Foley is the reproduction of everyday sound effects that are added to film, video, and other mediums in post-production to enhance audio quality.  These reproduced sounds can be anything from the swishing of clothing and footsteps to squeaky doors and breaking glass. The best foley art is so well integrated into a film that it goes unnoticed by the audience. It helps to create a sense of reality within a scene. Without these crucial background noises, movies feel unnaturally quiet and uncomfortable.

‘At BGIL Studio’ Foley artists recreate the realistic ambient sounds that the film portrays. The props and sets of a film do not react the same way acoustically as their real life counterparts. Foley sounds are used to enhance the auditory experience of the movie. Foley can also be used to cover up unwanted sounds captured on the set of a movie during filming, such as overflying airplanes or passing traffic.[The term “Foley” is also used to describe a place, such as Foley-stage or Foley-studio, where the Foley process takes place.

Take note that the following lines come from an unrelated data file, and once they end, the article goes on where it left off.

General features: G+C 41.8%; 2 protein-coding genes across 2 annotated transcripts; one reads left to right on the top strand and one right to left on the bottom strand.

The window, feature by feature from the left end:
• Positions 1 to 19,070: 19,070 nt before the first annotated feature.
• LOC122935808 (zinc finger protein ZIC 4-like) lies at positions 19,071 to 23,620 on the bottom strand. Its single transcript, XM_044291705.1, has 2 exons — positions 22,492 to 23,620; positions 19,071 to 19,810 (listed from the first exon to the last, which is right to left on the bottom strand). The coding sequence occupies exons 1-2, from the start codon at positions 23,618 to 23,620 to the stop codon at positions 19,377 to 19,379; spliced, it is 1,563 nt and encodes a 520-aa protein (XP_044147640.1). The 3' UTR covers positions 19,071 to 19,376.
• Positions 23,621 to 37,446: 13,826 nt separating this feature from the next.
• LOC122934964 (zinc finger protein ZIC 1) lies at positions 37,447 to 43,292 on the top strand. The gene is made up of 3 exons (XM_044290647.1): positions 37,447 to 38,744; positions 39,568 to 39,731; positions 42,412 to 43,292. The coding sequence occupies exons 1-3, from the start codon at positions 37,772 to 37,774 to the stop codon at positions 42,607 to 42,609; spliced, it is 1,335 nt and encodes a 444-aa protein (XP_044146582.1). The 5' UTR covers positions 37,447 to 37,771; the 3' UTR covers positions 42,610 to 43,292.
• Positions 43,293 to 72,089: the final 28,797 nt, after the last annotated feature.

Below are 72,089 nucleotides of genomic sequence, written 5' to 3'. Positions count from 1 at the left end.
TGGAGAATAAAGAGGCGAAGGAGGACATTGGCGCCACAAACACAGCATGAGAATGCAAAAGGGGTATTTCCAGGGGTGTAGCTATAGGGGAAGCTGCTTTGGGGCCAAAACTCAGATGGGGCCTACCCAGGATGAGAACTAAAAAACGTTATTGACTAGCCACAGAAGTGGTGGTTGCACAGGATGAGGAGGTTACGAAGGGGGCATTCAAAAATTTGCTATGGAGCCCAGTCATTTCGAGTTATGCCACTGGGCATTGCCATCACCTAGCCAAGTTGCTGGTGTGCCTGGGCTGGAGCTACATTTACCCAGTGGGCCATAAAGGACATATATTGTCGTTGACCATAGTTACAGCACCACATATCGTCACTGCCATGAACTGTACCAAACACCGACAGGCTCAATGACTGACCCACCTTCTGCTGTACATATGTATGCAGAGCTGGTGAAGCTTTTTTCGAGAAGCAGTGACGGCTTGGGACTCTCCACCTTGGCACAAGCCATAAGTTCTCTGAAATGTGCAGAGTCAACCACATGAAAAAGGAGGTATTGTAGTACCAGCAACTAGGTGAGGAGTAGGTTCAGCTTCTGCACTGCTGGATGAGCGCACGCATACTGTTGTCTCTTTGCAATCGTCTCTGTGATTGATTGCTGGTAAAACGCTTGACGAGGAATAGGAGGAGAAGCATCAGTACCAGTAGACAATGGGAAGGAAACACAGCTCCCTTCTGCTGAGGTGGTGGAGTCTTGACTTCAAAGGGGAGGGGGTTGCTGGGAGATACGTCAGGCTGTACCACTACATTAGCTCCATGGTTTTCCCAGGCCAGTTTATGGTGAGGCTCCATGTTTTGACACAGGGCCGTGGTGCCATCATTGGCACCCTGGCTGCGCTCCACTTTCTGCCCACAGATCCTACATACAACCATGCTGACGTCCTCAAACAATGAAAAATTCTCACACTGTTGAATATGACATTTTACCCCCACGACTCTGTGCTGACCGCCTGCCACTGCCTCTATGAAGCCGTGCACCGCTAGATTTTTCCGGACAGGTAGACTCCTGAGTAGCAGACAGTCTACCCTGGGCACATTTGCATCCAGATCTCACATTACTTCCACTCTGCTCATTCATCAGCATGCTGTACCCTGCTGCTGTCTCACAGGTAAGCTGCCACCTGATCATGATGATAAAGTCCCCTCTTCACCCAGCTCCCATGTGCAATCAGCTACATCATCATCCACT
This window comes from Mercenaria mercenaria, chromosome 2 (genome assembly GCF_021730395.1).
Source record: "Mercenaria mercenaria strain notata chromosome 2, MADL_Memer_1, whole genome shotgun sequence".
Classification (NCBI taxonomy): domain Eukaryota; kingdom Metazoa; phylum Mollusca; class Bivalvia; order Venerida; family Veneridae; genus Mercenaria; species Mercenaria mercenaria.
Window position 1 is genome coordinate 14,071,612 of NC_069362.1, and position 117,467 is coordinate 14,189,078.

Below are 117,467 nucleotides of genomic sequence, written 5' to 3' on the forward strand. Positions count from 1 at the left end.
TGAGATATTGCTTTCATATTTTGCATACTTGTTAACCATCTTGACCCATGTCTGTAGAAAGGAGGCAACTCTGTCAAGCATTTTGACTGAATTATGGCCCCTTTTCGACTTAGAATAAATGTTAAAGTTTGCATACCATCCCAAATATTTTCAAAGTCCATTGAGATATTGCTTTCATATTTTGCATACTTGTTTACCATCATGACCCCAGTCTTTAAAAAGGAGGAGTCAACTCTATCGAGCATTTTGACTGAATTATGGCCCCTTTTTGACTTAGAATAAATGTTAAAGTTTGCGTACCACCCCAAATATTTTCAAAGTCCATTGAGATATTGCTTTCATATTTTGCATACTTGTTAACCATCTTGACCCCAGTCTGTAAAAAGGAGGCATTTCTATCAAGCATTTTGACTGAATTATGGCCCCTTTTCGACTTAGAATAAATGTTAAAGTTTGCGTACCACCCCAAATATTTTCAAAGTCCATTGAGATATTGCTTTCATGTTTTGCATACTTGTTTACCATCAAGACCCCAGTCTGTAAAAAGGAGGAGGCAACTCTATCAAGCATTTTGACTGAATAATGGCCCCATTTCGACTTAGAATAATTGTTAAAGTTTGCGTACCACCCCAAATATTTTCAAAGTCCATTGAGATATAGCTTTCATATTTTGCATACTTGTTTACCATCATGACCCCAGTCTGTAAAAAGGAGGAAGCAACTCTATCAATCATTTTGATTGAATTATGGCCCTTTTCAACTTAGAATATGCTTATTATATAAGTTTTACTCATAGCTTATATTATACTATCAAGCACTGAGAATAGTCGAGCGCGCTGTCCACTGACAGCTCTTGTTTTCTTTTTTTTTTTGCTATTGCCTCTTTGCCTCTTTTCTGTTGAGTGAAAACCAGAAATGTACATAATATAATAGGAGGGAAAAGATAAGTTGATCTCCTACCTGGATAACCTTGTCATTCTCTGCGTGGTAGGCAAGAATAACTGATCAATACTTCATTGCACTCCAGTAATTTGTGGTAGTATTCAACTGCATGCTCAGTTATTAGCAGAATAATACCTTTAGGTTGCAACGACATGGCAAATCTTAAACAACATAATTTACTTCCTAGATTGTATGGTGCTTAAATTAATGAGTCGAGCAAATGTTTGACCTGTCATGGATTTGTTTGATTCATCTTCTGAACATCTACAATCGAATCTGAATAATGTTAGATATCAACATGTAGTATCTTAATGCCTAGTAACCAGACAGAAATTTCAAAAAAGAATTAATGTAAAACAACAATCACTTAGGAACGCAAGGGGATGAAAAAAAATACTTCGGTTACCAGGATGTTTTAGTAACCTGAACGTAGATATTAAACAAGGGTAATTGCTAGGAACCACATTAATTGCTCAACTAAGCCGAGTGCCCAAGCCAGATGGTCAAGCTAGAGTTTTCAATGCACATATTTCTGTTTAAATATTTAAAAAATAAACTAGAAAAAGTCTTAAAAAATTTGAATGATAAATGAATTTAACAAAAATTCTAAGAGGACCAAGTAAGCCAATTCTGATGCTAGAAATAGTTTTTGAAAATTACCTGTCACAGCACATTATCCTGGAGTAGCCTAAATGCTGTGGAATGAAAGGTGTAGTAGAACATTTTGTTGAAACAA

Foley complements or replaces sound recorded on set at the time of the filming (known as field recording). The sound cape of most films uses a combination of both. Foley artists use creativity to make viewers believe that the sound effects are actually real. The viewers should not be able to realize that the sound was not actually part of the filming process itself. Foley sounds are added to the film in post production after the film has been shot. The need for replacing or enhancing sounds in a film production arises from the fact that, very often, the original sounds captured during shooting are obstructed by noise or are not convincing enough to underscore the visual effect or action. Crashes and explosions are often added or enhanced at the post-production stage. The desired effect is to add back to the original soundtrack the sounds that were intended to be excluded during recording. By excluding these sounds during field recording, and then adding them back into the soundtrack during post-production, the editors have complete control over how each noise sounds, its quality, and the relative volume.